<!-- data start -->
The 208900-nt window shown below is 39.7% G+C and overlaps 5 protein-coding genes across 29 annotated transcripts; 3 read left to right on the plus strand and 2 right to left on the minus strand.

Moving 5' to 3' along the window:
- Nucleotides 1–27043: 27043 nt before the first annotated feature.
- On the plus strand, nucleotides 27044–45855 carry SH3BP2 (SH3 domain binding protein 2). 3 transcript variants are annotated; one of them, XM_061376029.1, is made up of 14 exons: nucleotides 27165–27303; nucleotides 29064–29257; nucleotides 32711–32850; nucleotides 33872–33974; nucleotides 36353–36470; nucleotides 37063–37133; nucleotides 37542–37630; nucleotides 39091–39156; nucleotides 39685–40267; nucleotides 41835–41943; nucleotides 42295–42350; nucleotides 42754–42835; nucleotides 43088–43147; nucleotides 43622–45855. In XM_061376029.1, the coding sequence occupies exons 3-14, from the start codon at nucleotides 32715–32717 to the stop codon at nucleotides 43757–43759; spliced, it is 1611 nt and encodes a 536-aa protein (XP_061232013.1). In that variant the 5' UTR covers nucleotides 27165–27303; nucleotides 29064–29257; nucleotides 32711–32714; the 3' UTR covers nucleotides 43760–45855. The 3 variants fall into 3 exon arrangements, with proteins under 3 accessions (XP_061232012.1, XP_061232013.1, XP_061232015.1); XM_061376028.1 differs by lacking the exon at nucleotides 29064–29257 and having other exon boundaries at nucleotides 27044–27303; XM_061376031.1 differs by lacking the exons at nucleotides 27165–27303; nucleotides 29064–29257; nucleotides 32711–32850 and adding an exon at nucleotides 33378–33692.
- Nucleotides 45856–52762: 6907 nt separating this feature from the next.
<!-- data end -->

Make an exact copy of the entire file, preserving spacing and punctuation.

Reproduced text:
The 208900-nt window shown below is 39.7% G+C and overlaps 5 protein-coding genes across 29 annotated transcripts; 3 read left to right on the plus strand and 2 right to left on the minus strand.

Moving 5' to 3' along the window:
- Nucleotides 1–27043: 27043 nt before the first annotated feature.
- On the plus strand, nucleotides 27044–45855 carry SH3BP2 (SH3 domain binding protein 2). 3 transcript variants are annotated; one of them, XM_061376029.1, is made up of 14 exons: nucleotides 27165–27303; nucleotides 29064–29257; nucleotides 32711–32850; nucleotides 33872–33974; nucleotides 36353–36470; nucleotides 37063–37133; nucleotides 37542–37630; nucleotides 39091–39156; nucleotides 39685–40267; nucleotides 41835–41943; nucleotides 42295–42350; nucleotides 42754–42835; nucleotides 43088–43147; nucleotides 43622–45855. In XM_061376029.1, the coding sequence occupies exons 3-14, from the start codon at nucleotides 32715–32717 to the stop codon at nucleotides 43757–43759; spliced, it is 1611 nt and encodes a 536-aa protein (XP_061232013.1). In that variant the 5' UTR covers nucleotides 27165–27303; nucleotides 29064–29257; nucleotides 32711–32714; the 3' UTR covers nucleotides 43760–45855. The 3 variants fall into 3 exon arrangements, with proteins under 3 accessions (XP_061232012.1, XP_061232013.1, XP_061232015.1); XM_061376028.1 differs by lacking the exon at nucleotides 29064–29257 and having other exon boundaries at nucleotides 27044–27303; XM_061376031.1 differs by lacking the exons at nucleotides 27165–27303; nucleotides 29064–29257; nucleotides 32711–32850 and adding an exon at nucleotides 33378–33692.
- Nucleotides 45856–52762: 6907 nt separating this feature from the next.